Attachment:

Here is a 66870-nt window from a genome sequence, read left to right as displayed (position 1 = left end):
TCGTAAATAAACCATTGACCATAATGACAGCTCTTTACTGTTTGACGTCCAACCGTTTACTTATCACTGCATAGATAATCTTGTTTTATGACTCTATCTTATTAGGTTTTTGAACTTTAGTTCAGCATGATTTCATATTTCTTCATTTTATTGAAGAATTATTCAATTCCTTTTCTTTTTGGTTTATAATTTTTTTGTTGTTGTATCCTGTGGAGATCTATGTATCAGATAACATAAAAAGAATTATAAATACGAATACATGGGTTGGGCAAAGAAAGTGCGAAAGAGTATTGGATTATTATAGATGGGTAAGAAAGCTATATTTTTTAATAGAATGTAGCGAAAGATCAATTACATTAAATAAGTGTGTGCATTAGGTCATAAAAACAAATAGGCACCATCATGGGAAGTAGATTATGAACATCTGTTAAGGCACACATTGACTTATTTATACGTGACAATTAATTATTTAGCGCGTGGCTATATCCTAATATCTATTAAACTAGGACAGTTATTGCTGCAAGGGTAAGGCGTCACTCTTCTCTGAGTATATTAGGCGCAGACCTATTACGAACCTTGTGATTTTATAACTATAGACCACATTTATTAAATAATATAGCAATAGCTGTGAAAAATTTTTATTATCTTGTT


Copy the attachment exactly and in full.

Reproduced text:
Here is a 66870-nt window from a genome sequence, read left to right as displayed (position 1 = left end):
TCGTAAATAAACCATTGACCATAATGACAGCTCTTTACTGTTTGACGTCCAACCGTTTACTTATCACTGCATAGATAATCTTGTTTTATGACTCTATCTTATTAGGTTTTTGAACTTTAGTTCAGCATGATTTCATATTTCTTCATTTTATTGAAGAATTATTCAATTCCTTTTCTTTTTGGTTTATAATTTTTTTGTTGTTGTATCCTGTGGAGATCTATGTATCAGATAACATAAAAAGAATTATAAATACGAATACATGGGTTGGGCAAAGAAAGTGCGAAAGAGTATTGGATTATTATAGATGGGTAAGAAAGCTATATTTTTTAATAGAATGTAGCGAAAGATCAATTACATTAAATAAGTGTGTGCATTAGGTCATAAAAACAAATAGGCACCATCATGGGAAGTAGATTATGAACATCTGTTAAGGCACACATTGACTTATTTATACGTGACAATTAATTATTTAGCGCGTGGCTATATCCTAATATCTATTAAACTAGGACAGTTATTGCTGCAAGGGTAAGGCGTCACTCTTCTCTGAGTATATTAGGCGCAGACCTATTACGAACCTTGTGATTTTATAACTATAGACCACATTTATTAAATAATATAGCAATAGCTGTGAAAAATTTTTATTATCTTGTT